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Twitter, iPhone and Google Earth: all handy in Libyan war

Published time: June 17, 2011 12:42
Edited time: June 17, 2011 18:49
Libyan rebel speaks on a mobile phone as he stands guard on a checkpoint the outskirts of eastern rebel-held city of Ajdabiya on May 17, 2011 (AFP Photo / Saeed Khan)

Libyan rebel speaks on a mobile phone as he stands guard on a checkpoint the outskirts of eastern rebel-held city of Ajdabiya on May 17, 2011 (AFP Photo / Saeed Khan)

Google Earth and iPhones are crucial for Libyan rebels defending the city Misrata from troops loyal to Muammar Gaddafi, according to a Times report. Meanwhile NATO pilots may be picking their targets from tweets.

­Google’s satellite map combined with a compass app for Apple mobile phones and a mortar-ranging table help Misrata rebels shell their enemy with artillery pieces they have captured, British newspaper The Times reports.

Scouts with binoculars spot Gaddafi troops’ positions and report back. Thanks to Google Earth, the artillery teams know the exact distance between them and the loyalists. And an iPhone’s compass tied to the barrel with an eight-meter wire helps to align the weapon.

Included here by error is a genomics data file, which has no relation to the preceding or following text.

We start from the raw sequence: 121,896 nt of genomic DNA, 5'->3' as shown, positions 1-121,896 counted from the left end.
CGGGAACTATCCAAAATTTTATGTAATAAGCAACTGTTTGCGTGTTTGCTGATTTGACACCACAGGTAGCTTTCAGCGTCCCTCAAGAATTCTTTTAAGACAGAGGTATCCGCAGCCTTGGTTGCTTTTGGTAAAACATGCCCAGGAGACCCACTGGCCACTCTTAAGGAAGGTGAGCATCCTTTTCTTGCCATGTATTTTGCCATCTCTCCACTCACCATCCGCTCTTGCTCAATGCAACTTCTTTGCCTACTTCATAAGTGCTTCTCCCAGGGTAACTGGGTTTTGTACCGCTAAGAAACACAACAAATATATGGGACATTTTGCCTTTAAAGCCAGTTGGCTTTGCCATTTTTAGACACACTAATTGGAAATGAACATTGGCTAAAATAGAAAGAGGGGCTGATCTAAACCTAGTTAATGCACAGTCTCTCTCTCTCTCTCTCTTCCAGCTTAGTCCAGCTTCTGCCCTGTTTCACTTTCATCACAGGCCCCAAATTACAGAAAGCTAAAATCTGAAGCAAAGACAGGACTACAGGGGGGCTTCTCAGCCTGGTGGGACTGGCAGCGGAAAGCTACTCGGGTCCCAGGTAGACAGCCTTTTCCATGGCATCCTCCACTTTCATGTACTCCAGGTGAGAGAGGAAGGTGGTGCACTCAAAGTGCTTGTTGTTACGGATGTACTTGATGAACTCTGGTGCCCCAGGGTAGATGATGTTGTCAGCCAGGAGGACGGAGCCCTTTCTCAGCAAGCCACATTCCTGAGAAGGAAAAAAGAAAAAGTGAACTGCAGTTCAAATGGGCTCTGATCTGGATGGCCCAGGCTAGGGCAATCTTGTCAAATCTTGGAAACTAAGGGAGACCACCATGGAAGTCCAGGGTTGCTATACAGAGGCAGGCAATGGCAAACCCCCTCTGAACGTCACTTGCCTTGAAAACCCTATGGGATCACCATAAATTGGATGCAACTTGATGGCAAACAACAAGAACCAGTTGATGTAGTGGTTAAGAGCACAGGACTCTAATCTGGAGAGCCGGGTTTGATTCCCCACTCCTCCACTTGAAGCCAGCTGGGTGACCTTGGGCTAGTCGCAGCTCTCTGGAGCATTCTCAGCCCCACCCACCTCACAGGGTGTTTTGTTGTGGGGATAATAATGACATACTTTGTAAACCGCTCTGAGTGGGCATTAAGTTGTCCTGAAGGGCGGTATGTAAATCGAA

The system works well except when the real landscape differs from the 2004 satellite images, which Google’s application uses.

"This is a very important tool,"
Mohammad Graisi, who organizes the mortar teams west of the city, told The Times.

The rebels also found an unconventional use for the shooter game Call of Duty. It is used to train combat tactics to the fighters, the report says.

Click to enlarge
Click to enlarge

In April, NATO sent military instructors to help Libyan rebels.

Meanwhile the Canadian newspaper Globe and Mail says NATO is closely monitoring Twitter when picking targets for air strikes in Libya.

"We get information from open sources on the internet; we get Twitter,"
it cites a NATO spokesman, Wing Commander Mike Bracken, as saying. "You name any source of media and our fusion center will deliver all of that into usable intelligence."

Robert Rowley, 48, from Arizona told the newspaper his Twitter activism may have resulted in real military action. This includes the interception of fuel tankers bound for Gaddafi-controlled territory and the strike at a communications center in Tripoli, which he identified while combing through satellite images. NATO’s air strike happened ten hours after Rowley published his observations online, he said.